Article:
What is the Perfect Class Size?

A report came out recently by the Grattan Institute which claims that reducing class sizes does not necessarily improve schooling.

The study’s author, Dr Ben Jensen, says that while the drive to reduce class sizes is well intentioned, his research suggests that it has little impact on the quality of education for children. He says that more effective teachers would produce a better result.

But the Teachers Federation disagrees with his report, which is based on research carried out in the US state of Florida.

“Any parent given a choice between a large class or a smaller class will choose the smaller class because they know their child will get more teacher time and support,” federation vice president Joan Lemaire said in a statement.

Just because good teachers are a better indicator of success, doesn’t mean that our classrooms aren’t too crowded.  Whilst I appreciate that there is a big cost in cutting class sizes, you can not tell me for a second that a teacher is just as capable of teaching 27 as she/he is of teaching 17.  A good teacher will flourish in most environments and will rise to most pressures, but imagine how much more influential they would be in a smaller class.

I have 17 in class which would probably be the envy of many teachers.  I feel that 17 is a good number, and I wouldn’t ideally want to teach a class of 25 or more.

How many students do you have in your class and what do you think is the ideal (being realistic of course) amount?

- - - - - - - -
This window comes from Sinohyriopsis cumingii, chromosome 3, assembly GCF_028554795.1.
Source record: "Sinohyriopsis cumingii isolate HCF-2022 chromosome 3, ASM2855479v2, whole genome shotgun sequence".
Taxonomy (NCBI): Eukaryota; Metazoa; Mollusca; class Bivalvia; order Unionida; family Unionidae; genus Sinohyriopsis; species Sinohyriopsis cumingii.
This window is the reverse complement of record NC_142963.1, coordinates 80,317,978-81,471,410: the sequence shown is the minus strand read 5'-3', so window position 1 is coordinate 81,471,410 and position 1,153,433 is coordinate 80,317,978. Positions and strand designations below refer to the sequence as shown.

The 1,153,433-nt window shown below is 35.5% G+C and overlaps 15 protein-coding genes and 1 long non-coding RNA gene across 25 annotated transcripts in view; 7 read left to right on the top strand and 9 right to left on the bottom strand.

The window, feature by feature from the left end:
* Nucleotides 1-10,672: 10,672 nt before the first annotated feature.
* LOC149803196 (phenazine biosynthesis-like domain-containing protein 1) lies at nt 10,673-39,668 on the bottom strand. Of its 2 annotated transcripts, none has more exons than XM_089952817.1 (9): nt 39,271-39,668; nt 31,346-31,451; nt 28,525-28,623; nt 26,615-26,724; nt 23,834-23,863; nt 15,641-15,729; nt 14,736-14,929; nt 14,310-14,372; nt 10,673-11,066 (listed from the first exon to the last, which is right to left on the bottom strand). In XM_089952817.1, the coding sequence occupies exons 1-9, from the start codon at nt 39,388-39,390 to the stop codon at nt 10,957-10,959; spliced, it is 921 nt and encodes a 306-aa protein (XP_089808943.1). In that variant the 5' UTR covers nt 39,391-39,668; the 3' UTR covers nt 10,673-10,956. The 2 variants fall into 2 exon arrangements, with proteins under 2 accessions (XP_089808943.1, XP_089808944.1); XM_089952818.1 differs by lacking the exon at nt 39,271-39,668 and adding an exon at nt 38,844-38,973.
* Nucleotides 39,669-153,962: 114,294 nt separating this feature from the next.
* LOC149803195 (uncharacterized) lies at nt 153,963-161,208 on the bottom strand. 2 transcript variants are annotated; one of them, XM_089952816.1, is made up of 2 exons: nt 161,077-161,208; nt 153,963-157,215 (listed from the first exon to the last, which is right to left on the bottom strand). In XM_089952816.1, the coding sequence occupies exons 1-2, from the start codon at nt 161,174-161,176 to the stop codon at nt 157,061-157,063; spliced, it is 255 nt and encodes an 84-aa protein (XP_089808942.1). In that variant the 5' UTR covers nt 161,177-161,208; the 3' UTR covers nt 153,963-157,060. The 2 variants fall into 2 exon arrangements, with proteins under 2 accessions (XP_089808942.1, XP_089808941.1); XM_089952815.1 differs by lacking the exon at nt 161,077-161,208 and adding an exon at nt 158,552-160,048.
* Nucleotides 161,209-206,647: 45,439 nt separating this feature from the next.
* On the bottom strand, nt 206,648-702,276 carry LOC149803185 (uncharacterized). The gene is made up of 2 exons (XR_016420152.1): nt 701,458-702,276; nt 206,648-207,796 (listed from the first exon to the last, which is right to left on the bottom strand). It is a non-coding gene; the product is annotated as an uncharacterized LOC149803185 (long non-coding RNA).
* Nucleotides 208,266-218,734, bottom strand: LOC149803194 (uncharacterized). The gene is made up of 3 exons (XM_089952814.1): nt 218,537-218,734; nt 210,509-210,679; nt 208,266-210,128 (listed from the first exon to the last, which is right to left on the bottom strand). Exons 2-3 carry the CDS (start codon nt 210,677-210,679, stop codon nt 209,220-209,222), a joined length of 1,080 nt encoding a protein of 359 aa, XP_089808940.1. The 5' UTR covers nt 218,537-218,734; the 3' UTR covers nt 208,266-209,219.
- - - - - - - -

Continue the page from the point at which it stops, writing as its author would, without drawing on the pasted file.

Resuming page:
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One Response to “What is the Perfect Class Size?”

  1. Jarrod Says:

    It seems that in education, we see policymakers and educational institutions embracing a set of the latest research rather than a synthesis of the best research.  As a teacher, I have difficulty deciding what the beat research is.  But, I have really good instincts about what students need.  When I hear research that supposedly supports a new initiative in education, I dont have much difficulty deciding if this new information fits with the practices of good teaching.  

    A smaller class size alone will not improve education.  But if you already have a good teacher, the fastest way to make him great is to give him a smaller class.  And, maybe while he only has 15 students, coach him and develop his skills because he’ll have the energy to learn.  

    But my district seems to think that just decreasing the class size will change classroom practice.

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